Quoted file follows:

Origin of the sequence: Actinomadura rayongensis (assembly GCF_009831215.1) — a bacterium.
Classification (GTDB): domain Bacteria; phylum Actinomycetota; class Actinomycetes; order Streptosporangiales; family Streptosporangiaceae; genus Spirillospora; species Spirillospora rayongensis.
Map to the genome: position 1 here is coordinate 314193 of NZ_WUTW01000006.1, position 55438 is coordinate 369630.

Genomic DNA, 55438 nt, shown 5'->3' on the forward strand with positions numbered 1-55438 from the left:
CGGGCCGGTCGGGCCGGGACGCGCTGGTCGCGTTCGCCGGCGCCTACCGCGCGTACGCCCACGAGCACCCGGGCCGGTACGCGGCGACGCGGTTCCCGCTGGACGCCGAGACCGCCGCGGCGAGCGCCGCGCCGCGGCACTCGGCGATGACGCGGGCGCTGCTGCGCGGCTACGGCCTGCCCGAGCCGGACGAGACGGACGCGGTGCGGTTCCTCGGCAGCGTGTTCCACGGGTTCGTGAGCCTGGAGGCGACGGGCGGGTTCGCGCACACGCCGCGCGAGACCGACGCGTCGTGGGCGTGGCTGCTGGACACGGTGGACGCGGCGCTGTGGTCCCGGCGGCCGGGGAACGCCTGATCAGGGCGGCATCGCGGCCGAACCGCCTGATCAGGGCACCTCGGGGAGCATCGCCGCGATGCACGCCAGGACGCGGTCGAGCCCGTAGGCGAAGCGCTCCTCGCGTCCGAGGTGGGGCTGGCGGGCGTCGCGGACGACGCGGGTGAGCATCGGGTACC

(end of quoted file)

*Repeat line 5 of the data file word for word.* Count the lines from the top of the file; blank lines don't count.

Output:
CGGGCCGGTCGGGCCGGGACGCGCTGGTCGCGTTCGCCGGCGCCTACCGCGCGTACGCCCACGAGCACCCGGGCCGGTACGCGGCGACGCGGTTCCCGCTGGACGCCGAGACCGCCGCGGCGAGCGCCGCGCCGCGGCACTCGGCGATGACGCGGGCGCTGCTGCGCGGCTACGGCCTGCCCGAGCCGGACGAGACGGACGCGGTGCGGTTCCTCGGCAGCGTGTTCCACGGGTTCGTGAGCCTGGAGGCGACGGGCGGGTTCGCGCACACGCCGCGCGAGACCGACGCGTCGTGGGCGTGGCTGCTGGACACGGTGGACGCGGCGCTGTGGTCCCGGCGGCCGGGGAACGCCTGATCAGGGCGGCATCGCGGCCGAACCGCCTGATCAGGGCACCTCGGGGAGCATCGCCGCGATGCACGCCAGGACGCGGTCGAGCCCGTAGGCGAAGCGCTCCTCGCGTCCGAGGTGGGGCTGGCGGGCGTCGCGGACGACGCGGGTGAGCATCGGGTACC